that many have observed in Ron’s approach to problem solving.
According to Ernie Kuh, Ron was always a very innovative
teacher. “When I became EECS department chair at
Dr. Dick Dowell, another of Ron’s Ph. D. students and a
one of Ron’s student ‘Rat Pack’ as they referred to themselves back then,
met Ron through EE222. Dick had heard from a fellow student that EE222 from
Professor Rohrer was the hardest course he had taken in his life and that this
guy was the toughest son of a gun he had ever met. Dick thought this sounded
like a great challenge and so he enrolled to see what this guy was really like,
“expecting a 55 year old Professor with gray hair,” recalls Dick. “But
instead, in walks this kid! He started talking to the class and was even funny!
He announced that the class this semester would involve writing computer
programs and commented: ‘By the way, if you don’t know how to program,
neither do I, so just go to the student store and buy a book on it.’”
The next semester Ron continued his exploration. Larry
Nagel recalls: “I had enrolled expecting a circuit theory course—actually,
at the time I had very little interest in circuit simulation, as I considered
myself a circuit designer.” Ron announced that the rules for this class were
that there would be no exams, “If you write a program Don Pederson likes, you
get a passing grade. If he doesn’t like it, you don’t pass the course.
Dick Dowell was also a member of the team that developed
CANCER and recalls that, “To this day, with more than thirty years of
industrial and research experience under my belt, I have never seen a better job of project management than the way Ron
managed that class—that group of students.”
Larry Nagel summarizes that experience by saying, “If Don
Pederson is the ‘Father of SPICE’ then Ron is its Godfather. It never would
have happened without him. Ron represented the intellect behind SPICE, while Don
was really its soul. Both roles were critical to its eventual success.
Ron had a definite hand in just about everything in CAD in
those days. It was back in 1965, when Ron was teaching and working with Don
Youla at Brooklyn Polytechnic Institute that he developed the basis for what we
now refer to as the Adjoint Sensitivity Method. Published in 1969, the adjoint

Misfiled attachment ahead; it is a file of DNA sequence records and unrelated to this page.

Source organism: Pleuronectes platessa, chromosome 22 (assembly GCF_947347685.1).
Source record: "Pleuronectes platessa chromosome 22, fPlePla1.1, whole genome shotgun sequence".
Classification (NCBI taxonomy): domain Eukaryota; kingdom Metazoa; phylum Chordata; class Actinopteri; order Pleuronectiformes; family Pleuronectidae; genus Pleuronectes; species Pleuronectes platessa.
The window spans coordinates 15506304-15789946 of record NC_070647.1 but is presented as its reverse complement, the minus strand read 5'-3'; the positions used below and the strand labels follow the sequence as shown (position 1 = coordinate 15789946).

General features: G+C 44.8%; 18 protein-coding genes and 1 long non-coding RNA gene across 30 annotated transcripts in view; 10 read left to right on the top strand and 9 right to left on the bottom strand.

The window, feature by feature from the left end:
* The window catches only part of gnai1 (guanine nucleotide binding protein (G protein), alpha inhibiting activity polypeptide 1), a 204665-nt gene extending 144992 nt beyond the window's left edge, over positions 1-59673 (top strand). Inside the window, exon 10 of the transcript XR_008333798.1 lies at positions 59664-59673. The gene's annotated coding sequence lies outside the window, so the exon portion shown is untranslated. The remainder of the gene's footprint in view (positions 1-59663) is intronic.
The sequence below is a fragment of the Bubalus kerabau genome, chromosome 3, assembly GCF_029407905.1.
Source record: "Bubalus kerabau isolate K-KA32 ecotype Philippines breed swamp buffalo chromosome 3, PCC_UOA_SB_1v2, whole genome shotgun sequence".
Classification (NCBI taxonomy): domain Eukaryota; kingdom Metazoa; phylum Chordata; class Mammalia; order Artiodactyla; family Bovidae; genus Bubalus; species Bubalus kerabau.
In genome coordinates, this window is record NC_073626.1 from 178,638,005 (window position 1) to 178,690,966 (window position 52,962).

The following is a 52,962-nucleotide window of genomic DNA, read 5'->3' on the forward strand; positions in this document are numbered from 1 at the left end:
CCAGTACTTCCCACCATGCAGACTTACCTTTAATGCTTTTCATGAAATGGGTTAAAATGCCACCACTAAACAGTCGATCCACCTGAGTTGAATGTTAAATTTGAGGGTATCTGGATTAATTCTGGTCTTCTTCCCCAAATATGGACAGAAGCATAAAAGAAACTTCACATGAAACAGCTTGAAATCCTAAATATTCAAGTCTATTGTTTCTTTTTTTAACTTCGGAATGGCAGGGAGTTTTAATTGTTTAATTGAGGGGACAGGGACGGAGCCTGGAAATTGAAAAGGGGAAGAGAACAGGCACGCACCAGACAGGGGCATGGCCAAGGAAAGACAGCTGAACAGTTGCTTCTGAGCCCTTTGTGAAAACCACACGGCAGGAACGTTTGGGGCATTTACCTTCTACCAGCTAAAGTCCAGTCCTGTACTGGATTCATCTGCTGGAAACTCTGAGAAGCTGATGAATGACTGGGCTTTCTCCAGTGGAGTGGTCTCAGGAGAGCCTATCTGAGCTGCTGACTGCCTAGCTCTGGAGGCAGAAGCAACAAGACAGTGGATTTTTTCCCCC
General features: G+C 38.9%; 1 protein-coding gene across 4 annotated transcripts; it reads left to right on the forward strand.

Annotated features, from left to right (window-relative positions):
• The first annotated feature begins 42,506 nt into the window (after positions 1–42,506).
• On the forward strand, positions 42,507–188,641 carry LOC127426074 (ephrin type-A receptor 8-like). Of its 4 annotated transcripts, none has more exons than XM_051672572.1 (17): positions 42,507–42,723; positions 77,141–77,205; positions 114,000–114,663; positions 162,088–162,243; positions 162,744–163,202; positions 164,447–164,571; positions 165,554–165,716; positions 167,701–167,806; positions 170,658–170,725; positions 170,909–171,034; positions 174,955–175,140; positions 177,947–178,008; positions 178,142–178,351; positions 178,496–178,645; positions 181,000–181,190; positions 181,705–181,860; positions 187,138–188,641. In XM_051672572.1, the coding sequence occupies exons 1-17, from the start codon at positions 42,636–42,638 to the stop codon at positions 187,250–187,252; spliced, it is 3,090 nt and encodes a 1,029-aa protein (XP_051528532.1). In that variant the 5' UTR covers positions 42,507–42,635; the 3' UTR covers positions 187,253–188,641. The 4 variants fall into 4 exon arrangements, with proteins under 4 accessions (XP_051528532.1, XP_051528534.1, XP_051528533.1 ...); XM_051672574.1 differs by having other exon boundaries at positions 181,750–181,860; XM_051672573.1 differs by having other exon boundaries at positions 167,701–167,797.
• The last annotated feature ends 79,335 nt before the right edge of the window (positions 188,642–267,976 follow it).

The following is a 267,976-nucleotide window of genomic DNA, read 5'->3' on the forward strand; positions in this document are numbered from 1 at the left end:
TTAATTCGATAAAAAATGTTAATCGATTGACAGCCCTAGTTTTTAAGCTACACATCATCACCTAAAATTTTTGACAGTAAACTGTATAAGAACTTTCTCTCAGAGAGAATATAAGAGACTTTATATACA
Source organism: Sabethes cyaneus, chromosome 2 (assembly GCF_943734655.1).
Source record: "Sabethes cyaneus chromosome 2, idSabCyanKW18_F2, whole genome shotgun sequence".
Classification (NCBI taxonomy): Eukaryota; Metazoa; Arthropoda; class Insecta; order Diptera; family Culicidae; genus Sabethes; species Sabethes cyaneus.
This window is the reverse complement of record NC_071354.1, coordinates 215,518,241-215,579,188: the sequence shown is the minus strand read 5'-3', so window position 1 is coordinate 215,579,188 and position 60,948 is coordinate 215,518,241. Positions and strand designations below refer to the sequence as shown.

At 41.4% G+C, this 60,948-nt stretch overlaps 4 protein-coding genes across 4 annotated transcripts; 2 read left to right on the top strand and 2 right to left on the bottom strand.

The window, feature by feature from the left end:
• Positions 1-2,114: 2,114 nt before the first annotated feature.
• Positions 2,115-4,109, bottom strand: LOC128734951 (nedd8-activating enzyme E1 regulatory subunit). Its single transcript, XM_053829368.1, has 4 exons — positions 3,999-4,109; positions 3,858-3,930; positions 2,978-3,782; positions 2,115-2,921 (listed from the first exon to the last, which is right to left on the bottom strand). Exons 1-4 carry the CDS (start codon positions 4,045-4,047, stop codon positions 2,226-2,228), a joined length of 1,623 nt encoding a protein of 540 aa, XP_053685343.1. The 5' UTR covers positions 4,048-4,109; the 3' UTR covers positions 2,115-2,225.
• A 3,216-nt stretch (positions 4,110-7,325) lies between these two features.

sensitivity method in circuit simulation lead to Ron’s invention of what we
now call noise analysis and its extension to distortion analysis as well. Many
people don’t realize it, but a large fraction of the algorithms and techniques
in widespread use today for the analysis of very high frequency circuits—what
we often refer to as ‘microwave analysis’—are also directly due to Ron and
this important early work.
I think fellow Kaufman Award winner Don Pederson summed it
up well when he told me, “Ron can take the technological problem at hand,
understand it quickly, he can identify the key theoretical simplification needed
and then can generalize to the appropriate technological solution. But Ron can
move so fast that only a few people can really understand and keep up with him
as he goes through it.”
Ron has continued his innovation in both research and teaching—heck, in everything he does—wherever he has been since. At CMU he built what one student referred to as a ‘circuit simulator for dummies’ to introduce basic concepts in circuit design and analysis to first year undergraduates. “With its graphical user interface, if a transistor was dissipating too much power it would turn red.”
Michigan Dean Stephen Director had had the proverbial
“360 degree” exposure to Ron throughout his career, first as one of Ron’s
Ph. D. students, then as a colleague, and finally as Ron’s department chair at
CMU—I hesitate to call him Ron’s ‘boss.’ Steve says, “One of the
characteristics that I appreciate the most, and probably has personally
influenced me the greatest, has been Ron’s demonstration that you can
simultaneously be an outstanding researcher and an outstanding educator; that
the creation of new knowledge and its dissemination in a clear and concise way
go hand in hand. Ron is an outstanding teacher, advisor and mentor to me and to
all his students.”
is one of the greatest teachers I know!,” continues Dr. Aart De Geus, founder,
Chairman and CEO of Synopsys and also one of Ron’s Ph. D. students. “He is
not one of those professors that expects you to become like them. Rather, he is
a teacher who gives you the support and the courage to find your own talents and
one who brings out the best in you. Just
as much as Ron cannot stand ‘No, because…’ people; he is the prototypical
‘Yes, if…’ thinker himself. A new idea is always welcome; a new
perspective always deserves exploration. It is that attitude that has made him